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Very excited that my daughter was thumbing through The Genetical Theory of Natural Selection yesterday. Previous to this she took a fancy to Christian Meeir’s Caesar: A Biography.

(Republished from Discover/GNXP by permission of author or representative)
 
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I probably won’t be posting much in the second half of August. Just a note. Twitter feed will be active(ish) though.

(Republished from Discover/GNXP by permission of author or representative)
 
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Summer is racing….

(Republished from Discover/GNXP by permission of author or representative)
 
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I thought it might be useful for new readers to understand a bit about my comments policy and how I’ve come this stance. Let me give you an example of one individual who occasionally left comments on my blog, often combative, though just on the legitimate side of the trolling boundary. One of the major tactics of argument of this individual was to impute upon me particular life experiences which he thought I must have had, and so shaped my opinions. Though I do not share much about my personal life online, I do go by my “real name,” and over 11+ years of writing on the internet one can construct a rough narrative from stray anecdotes. The key is though that this picture is rough. After one exchange where my interlocutor made an inference based on his own perception of various likelihoods about me, I tired of the one sided game (he was anonymous), and looked him upon on Facebook. I left a quick comment to that effect, and asserted now the scales were somewhat balanced. He never left a comment after that incident.

This brought home to me the reality that many commenters have a very different set of motivations than I do. Once I could inverse my commenter’s tendency to make personal insinuations he fled the scene, because he was not invested in fair play in the first place. And why should he have been? I could have banned or deleted his comments at any moment, so it was natural that he operated differently. Many bloggers let comment threads to develop organically. This often results in the proliferation of “weeds.” I take proactive and aggressive measure to make sure that weeds do not take root. It is easy to ban and remove obvious trolls, but it takes more information to identify and prune self-important blowhards. But it isn’t as if I don’t give warning, if I state that you are leaving ‘low quality’ comments that is a good clue that you are liable to be banned at some point in the future if my warnings persist. There is a difference between marginal quality comments, and low quality. The former are short missives which do not perturb the ecosystem. The latter are longer ruminations which tend to bog down the discussion in their turgid obliviousness.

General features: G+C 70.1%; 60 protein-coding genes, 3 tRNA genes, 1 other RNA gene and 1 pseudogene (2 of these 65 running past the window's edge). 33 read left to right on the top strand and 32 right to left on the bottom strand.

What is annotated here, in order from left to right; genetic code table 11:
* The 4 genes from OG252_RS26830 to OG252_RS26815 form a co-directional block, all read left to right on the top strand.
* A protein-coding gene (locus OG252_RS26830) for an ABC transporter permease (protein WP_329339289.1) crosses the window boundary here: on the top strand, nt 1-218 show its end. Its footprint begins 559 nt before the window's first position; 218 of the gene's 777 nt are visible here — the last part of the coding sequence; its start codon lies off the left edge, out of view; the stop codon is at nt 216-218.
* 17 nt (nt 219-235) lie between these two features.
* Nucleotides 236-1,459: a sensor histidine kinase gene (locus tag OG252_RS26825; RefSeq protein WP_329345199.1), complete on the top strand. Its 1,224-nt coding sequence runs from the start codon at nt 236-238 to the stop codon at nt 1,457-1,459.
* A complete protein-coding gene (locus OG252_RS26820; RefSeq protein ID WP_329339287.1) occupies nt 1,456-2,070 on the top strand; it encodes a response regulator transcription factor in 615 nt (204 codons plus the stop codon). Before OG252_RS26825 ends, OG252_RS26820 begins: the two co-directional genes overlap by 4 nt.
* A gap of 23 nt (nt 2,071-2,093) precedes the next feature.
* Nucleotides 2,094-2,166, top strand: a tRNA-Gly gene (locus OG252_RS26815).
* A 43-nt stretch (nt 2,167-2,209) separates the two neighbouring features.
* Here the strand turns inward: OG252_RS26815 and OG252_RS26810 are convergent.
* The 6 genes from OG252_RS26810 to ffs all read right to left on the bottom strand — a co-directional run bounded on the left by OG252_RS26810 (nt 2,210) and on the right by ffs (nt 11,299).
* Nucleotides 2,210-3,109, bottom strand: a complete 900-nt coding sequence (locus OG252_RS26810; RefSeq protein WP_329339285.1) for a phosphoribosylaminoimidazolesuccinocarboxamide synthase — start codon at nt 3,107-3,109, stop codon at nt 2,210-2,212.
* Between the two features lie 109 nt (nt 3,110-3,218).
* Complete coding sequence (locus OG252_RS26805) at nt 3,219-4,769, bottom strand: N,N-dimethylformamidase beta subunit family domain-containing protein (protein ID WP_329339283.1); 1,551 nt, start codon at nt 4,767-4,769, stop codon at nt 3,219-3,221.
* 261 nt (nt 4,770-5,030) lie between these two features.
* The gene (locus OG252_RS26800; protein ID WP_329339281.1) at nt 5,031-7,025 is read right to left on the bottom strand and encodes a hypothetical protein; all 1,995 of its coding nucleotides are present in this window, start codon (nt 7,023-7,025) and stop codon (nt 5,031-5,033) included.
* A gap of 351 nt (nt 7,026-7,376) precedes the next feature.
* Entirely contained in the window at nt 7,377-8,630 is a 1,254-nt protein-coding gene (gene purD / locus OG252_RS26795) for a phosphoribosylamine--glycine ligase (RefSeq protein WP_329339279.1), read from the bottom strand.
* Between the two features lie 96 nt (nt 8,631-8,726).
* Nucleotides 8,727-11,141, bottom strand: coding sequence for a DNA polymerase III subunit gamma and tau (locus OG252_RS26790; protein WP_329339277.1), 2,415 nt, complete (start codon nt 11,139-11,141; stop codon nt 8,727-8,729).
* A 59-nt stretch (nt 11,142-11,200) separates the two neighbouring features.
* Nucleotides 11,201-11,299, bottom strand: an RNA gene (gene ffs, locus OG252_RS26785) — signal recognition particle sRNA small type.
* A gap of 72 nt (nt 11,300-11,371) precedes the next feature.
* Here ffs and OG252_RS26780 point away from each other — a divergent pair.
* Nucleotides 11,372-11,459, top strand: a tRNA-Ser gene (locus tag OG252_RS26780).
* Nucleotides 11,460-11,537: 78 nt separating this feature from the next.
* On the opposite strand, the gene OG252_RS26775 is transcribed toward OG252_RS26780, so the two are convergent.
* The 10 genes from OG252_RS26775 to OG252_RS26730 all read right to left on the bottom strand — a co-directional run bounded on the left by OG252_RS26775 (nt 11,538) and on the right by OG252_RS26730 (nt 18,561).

(Republished from Discover/GNXP by permission of author or representative)
 
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Every now and then Ed Yong has a “de-lurking” post up. That reminds me that it is often useful for long time readers who rarely comment, as they see they are not alone. I won’t put any stipulations on what you have to say (aside from that it has to be about who you are, etc.). So in imitation of Ed I figured that this is as good a time as any to open up the floor (and, I know there’s a large intersection of readership, so you may be practiced).

Addendum: I put the 2011 reader survey raw results online, if anyone wants to process them. I should do something like that again soon….

(Republished from Discover/GNXP by permission of author or representative)
 
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Definitely summer….


(Republished from Discover/GNXP by permission of author or representative)
 
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Mid-July is here. Time flies. Also, if you haven’t check out PubChase if you need something to manage your papers and give you recommendations.

(Republished from Discover/GNXP by permission of author or representative)
 
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Worth following this week, #smbe13 hashtag on Twitter (I will be).

(Republished from Discover/GNXP by permission of author or representative)
 
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Please keep track of Twitter hashtag #evol2013. Also, if you haven’t you might consider following me on Twitter, as much of the “linking/pointing/short commenting” aspects of blogging have moved over to that medium.

(Republished from Discover/GNXP by permission of author or representative)
 
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Haven’t been posting much because I’ve busy with a lot of things right now. So tell me what’s been happening the past week?

(Republished from Discover/GNXP by permission of author or representative)
 
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Speak.

(Republished from Discover/GNXP by permission of author or representative)
 
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Spring is upon us!

(Republished from Discover/GNXP by permission of author or representative)
 
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Razib Khan
About Razib Khan

"I have degrees in biology and biochemistry, a passion for genetics, history, and philosophy, and shrimp is my favorite food. If you want to know more, see the links at http://www.razib.com"